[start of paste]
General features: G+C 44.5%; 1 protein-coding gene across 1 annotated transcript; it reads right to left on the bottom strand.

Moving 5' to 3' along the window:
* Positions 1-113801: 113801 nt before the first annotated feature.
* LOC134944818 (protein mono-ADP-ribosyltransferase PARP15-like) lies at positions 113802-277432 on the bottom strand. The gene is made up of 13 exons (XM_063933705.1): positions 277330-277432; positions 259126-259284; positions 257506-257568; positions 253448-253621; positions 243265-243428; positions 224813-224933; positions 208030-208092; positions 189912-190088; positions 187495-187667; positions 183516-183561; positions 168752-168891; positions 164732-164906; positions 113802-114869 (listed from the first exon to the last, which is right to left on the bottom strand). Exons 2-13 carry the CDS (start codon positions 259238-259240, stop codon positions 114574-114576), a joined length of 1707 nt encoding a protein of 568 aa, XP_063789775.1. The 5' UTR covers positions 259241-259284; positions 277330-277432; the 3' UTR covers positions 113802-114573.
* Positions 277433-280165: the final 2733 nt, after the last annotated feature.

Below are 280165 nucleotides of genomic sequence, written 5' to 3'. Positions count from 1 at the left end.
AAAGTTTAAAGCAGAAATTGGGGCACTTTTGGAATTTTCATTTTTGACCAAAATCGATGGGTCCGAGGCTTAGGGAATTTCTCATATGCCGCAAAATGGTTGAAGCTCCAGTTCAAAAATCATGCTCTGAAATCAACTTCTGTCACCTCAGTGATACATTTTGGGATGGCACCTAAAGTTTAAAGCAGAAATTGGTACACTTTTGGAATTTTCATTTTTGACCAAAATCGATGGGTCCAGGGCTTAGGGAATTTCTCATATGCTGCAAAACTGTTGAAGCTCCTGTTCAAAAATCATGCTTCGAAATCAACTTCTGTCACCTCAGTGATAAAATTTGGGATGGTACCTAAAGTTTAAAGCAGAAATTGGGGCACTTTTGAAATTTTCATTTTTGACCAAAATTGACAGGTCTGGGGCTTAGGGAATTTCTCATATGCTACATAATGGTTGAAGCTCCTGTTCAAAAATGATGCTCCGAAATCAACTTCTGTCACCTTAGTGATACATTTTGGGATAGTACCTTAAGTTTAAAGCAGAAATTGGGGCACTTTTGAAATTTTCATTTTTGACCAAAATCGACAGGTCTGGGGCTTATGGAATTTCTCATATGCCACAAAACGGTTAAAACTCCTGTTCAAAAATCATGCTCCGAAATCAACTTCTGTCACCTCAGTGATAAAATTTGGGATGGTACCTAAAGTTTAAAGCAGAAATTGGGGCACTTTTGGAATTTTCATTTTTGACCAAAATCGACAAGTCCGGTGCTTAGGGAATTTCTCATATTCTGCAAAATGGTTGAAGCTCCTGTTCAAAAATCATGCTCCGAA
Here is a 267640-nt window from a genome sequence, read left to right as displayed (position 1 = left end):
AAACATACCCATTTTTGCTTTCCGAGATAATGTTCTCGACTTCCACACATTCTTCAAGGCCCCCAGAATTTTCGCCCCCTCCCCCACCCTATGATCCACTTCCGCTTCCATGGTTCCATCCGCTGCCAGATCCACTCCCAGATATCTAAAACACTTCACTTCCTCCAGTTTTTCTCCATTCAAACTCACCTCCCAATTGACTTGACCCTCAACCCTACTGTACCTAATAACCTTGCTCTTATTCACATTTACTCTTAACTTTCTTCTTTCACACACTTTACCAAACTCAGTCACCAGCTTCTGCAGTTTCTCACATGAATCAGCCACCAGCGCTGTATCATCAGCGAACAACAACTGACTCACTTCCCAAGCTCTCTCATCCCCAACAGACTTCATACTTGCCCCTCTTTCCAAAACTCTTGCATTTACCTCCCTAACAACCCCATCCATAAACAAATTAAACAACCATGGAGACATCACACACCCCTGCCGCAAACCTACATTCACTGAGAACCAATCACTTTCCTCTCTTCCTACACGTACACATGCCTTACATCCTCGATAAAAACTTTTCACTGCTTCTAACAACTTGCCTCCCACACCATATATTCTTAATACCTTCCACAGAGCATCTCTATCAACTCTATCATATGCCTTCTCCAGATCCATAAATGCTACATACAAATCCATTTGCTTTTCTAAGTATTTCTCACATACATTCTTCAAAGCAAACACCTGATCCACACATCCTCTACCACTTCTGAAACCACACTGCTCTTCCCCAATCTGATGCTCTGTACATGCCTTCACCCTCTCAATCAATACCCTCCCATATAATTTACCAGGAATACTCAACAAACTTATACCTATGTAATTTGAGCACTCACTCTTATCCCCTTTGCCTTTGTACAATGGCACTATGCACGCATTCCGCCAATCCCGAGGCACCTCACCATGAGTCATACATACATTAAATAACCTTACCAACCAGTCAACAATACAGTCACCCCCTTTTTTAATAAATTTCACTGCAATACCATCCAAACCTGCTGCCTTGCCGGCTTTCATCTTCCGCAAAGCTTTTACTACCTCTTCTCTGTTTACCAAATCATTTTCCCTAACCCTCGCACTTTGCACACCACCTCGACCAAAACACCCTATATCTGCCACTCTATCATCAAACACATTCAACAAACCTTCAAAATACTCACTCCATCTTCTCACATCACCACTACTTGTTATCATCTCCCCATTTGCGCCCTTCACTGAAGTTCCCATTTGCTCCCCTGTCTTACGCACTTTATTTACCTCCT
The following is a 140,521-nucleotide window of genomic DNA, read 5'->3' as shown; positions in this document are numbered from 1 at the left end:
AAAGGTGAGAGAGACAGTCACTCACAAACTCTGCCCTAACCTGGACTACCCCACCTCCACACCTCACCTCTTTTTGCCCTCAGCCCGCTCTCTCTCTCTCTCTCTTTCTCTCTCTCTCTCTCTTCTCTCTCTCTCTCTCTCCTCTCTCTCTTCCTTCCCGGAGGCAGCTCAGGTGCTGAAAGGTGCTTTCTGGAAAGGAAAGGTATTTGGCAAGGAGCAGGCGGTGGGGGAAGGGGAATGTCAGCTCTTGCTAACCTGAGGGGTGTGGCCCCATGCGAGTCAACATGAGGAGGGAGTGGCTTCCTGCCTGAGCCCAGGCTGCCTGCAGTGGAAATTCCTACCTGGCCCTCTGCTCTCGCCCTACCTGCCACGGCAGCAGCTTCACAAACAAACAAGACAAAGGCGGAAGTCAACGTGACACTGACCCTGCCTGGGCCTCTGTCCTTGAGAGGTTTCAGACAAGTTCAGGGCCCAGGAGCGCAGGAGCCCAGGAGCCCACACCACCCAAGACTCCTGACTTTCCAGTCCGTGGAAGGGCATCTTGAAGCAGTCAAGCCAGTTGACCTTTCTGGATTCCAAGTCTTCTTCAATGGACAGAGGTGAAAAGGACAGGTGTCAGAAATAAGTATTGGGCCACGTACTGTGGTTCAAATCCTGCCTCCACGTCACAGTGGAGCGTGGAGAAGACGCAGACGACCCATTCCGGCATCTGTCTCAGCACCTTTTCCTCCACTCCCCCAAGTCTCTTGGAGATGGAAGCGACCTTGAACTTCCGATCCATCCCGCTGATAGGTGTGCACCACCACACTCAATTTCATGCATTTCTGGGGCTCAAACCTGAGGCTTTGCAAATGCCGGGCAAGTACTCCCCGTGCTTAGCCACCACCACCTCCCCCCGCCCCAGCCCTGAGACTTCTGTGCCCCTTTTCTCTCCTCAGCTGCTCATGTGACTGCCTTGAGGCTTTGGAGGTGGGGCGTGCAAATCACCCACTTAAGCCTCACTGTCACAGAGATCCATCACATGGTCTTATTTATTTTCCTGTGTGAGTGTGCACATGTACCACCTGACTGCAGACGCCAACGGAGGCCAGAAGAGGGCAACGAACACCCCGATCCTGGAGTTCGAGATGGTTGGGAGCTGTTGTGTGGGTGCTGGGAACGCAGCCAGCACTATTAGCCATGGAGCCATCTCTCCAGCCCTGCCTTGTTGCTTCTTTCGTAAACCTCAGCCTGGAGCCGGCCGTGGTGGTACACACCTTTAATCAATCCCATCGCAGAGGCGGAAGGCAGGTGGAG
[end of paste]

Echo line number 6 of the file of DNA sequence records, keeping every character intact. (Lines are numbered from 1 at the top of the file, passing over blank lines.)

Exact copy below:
Below are 280165 nucleotides of genomic sequence, written 5' to 3'. Positions count from 1 at the left end.